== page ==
Mothers Against Drunk Driving (MADD)
In 2008, 1,162 fatalities and 68,538 injuries were estimated to result from impaired driving.11 On average, these numbers average to 4 deaths and 190 injuries per day.11 From these statistics, the Ministry of Transportation estimates costs of $21.62 billion related to impaired driving. Drinking and driving is a crime, and Mothers Against Drunk Driving Canada, a grassroots, charitable organization ran by over 100 community leaders and over 7,500 volunteers across the country, was the first to take action against it. Their objective, as expressed by their mission statement is “to stop impaired driving and to support victims of this violent crime”. Ultimately, MADD wants to save lives and raise awareness about the dangers of drinking and driving. With both private and public donations, MADD is able to fund awareness campaigns against impaired driving to people across Canada.
* Campaigns such their Red Ribbon Project, which distributes red ribbons across the country that symbolize safe and sober driving, are funded by public donations.
* MADD has utilized social networking sites such as Twitter and Facebook to promote their awareness, which is effective and less costly.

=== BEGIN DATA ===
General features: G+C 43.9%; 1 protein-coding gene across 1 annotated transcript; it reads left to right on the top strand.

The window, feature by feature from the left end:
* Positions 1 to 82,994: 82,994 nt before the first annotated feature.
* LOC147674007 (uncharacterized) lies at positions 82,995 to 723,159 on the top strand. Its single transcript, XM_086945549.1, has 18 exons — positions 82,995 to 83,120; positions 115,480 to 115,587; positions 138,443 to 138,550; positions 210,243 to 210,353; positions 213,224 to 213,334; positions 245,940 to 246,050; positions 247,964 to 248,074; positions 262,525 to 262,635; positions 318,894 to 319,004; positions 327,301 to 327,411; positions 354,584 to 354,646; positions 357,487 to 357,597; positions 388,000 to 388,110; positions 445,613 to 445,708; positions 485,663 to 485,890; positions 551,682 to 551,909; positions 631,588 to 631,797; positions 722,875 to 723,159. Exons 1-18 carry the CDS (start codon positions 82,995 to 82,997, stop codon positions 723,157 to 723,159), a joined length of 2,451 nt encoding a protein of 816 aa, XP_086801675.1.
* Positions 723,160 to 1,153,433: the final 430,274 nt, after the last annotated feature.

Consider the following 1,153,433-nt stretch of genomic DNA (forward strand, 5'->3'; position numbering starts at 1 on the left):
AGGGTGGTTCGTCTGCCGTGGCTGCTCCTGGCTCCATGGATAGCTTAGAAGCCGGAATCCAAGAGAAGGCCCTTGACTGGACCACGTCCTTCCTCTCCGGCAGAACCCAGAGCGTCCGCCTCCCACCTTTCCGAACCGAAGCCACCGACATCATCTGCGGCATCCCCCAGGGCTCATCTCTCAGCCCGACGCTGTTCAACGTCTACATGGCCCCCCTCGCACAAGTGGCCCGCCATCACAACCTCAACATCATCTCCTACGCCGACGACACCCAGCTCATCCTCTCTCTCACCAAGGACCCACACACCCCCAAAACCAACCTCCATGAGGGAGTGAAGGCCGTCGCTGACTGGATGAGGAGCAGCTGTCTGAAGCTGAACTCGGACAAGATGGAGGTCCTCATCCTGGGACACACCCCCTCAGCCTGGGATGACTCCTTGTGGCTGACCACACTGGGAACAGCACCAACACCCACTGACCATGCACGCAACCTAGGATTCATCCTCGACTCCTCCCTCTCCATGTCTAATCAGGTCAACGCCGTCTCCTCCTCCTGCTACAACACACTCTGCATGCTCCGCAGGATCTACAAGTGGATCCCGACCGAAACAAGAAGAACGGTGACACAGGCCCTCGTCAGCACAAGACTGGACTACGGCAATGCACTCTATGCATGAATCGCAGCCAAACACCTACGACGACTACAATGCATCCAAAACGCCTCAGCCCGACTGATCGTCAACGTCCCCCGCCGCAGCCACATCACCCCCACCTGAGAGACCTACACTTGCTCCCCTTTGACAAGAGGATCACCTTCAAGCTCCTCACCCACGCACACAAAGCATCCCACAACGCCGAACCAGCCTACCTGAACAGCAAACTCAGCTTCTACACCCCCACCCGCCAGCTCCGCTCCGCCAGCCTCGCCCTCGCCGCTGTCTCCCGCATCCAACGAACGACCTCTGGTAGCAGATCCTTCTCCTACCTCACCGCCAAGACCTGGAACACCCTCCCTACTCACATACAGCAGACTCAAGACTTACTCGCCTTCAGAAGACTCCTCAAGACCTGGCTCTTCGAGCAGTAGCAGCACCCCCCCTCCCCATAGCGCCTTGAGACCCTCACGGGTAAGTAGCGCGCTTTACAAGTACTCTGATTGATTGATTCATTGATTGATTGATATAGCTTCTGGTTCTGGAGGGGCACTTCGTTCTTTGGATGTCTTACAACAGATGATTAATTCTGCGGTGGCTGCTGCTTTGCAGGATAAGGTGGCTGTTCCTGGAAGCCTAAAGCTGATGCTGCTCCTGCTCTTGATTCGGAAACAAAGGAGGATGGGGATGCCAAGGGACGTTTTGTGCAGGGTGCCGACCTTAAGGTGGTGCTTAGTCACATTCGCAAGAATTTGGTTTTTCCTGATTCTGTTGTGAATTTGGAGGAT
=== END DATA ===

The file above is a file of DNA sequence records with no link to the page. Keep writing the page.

* Raised and donated funds are frequently presented as bursaries to students who have lost their parents or guardians in an alcohol related vehicle accident; a program that supports victims of drunk driving.
* MADD’s prevention initiative, the 911 Campaign, reaches out to communities, teaching people, to recognize signs of impaired driving and encouraging them to report it to the authorities.
Many MADD’s campaigns are heavily aimed at raising alcohol awareness in teens and young adults. Volunteers hope to educate Canadian youths on the consequences of impaired driving before they start driving or drinking. Campaigns such as:
* The School Assembly Program, an onscreen re-enactment impaired driving cases, has been successful in scaring students when they hear and see the consequences of impaired driving. * The MADD Scientist program teaches students how alcohol affects the brain, judgment, and other people.
Fortunately, Mothers against drunk driving is not an anti-alcohol organization, their main goal is to prevent impaired driving caused by excess alcohol, not consumption all together. The fact that Molson Coors and MADD share the same values present both parties a potential partnership that could help them achieve their goal: they both promote responsible drinking and community. Molson Coors has done a good job in understanding social perspectives, and integrating them into the “core framework it already uses … to guide its business strategies”. There are many ways for Molson Coors to improve public relations by working with MADD:
* Giving donations as a sponsor
* Setting up campaigns that discourage impaired driving or binge drinking * Helping MADD teach communities to recognize drunk drivers * Implementing programs to help drunk people get home safely